Poll Question 335 – Do you replay mods when they receive a visual update?

As a lover of Half-Life, graphics don’t “nab my headcrab” (float my boat) and I also play Source games and mods too, but I’ve never been really interested in updating the visual aspect of them.

Sure, I love great graphics and am sure that Source 2 games and mods will look fantastic. This comes at a cost of the time taken to create new content, but as player those things don’t affect me in the same way as they do a modder.

It seems that many modders want to update their work and one of the most common ways to do that is to make it look better.

The question is, do players actually want these updates and do they re-play the mods?

Time to Vote

Help me create more and better content - please support me on Patreon

Help me create more and better content - please support me on Patreon


  1. Rarely.

    Visuals very often bring little to the overall experience. I notice the thumbnail for this post is Arctic Incident and this is a prime example. I played through the mod and I loved it, but the arctic variation applied to the low definition models was part of the overall charm.

    I would actually go as far as to say that replaying the mod, with higher quality models, would tarnish my experience a little.

    1. Exactly what Urby said.

  2. Well, if a mod is great in the first place, sure. Always.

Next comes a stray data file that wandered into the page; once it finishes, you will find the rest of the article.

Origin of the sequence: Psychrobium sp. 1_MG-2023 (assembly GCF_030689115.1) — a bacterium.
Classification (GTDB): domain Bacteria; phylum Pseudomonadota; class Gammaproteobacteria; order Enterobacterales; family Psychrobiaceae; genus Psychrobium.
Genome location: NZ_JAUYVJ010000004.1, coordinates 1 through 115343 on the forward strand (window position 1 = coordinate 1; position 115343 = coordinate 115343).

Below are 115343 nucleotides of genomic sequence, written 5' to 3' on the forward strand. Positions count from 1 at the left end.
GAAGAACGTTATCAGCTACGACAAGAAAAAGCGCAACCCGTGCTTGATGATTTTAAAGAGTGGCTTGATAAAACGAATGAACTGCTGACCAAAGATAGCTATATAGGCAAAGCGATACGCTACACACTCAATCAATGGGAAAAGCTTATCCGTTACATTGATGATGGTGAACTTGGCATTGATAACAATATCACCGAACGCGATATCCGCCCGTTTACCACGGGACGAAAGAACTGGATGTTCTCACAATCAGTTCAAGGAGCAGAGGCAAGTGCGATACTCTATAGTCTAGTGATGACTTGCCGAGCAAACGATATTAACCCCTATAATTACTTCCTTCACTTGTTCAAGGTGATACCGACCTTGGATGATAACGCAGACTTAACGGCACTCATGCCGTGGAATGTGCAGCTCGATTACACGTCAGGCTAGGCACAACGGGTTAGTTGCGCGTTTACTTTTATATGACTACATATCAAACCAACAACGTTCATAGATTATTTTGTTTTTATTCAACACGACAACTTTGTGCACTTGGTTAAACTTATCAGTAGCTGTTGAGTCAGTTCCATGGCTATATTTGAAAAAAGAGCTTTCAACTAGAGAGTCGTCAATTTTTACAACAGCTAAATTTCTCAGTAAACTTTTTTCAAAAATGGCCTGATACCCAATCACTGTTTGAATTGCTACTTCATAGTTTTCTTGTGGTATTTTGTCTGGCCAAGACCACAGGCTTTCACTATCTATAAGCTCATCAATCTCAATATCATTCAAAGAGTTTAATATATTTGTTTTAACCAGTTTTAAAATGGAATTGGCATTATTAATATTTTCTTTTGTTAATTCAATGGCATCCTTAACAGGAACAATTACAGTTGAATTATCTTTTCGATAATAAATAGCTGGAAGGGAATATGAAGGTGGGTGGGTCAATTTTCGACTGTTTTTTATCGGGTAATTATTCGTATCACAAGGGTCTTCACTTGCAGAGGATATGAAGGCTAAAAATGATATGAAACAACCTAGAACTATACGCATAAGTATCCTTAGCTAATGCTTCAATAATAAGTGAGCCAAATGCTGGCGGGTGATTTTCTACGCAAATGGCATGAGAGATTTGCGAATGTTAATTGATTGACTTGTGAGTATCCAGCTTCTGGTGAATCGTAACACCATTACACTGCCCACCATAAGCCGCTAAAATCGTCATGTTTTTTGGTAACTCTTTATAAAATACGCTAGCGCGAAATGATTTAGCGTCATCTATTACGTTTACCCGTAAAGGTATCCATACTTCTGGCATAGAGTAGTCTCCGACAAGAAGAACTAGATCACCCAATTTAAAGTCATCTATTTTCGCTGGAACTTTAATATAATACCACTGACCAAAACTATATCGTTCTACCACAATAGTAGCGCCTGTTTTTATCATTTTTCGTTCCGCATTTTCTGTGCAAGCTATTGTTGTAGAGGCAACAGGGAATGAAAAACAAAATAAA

If one decides to do a HD mod for Boom of all mods, no. Never.

    Sometimes i feel like replaying a mod but backed out due to fear of it being basically be a 1:1 experience.

    A mod may play okay but look absolutely horrendous (Night at the Office, those broken origined v_ models would kill me if i stare at it any longer).

    There’s also the thing of personal preference and/or things that may feel off to one player/modder when the others feel just fine.

    With HD mods, things are different.

    Some HD packs even takes in the HD pack author’s taste.

    Some people decide to follow the original while changing things here and there like (pardon for self credit) my AI/Stargate SGM/ToD/Survive in Catacombs remod or the Azure Sheep HD pack (http://www.runthinkshootlive.com/posts/super-definition-azure-sheep/, funny enough), and there’s ones that replace things entirely like Gearbox’s HD pack (Beretta for the Glock/M4 for the MP5/Folded SPAS/ETC) or R1chard’s UD packs.

    Each HD pack giving the same game while making it feel different, like putting tomato sauce on your fries instead of the usual hot sauce.

    In the end, i guess it’s all just personal preference.
    Some will like it, some don’t.

    There’s even mods to LD-fy an already HD-fied mods.

    I’ll still play a mod in it’s original form first before any remodding is done though, so there’s that.

    Btw, anyone feel like playing Underhell/Black Mesa when the Steam remake’s out and finished?

  3. Probably. but can anyone give some examples?

    1. There’s the Arctic Incident mod I mentioned, and I believe Half-Rats is getting an HD pack as well. You’ll find that a lot of mods for Goldsource have at least one HD or UD pack kicking around. Most often, they aren’t very good.

      1. “Most often”

        Then there are good remods in your opinion!
        (though i guess an extremely little amount of it.)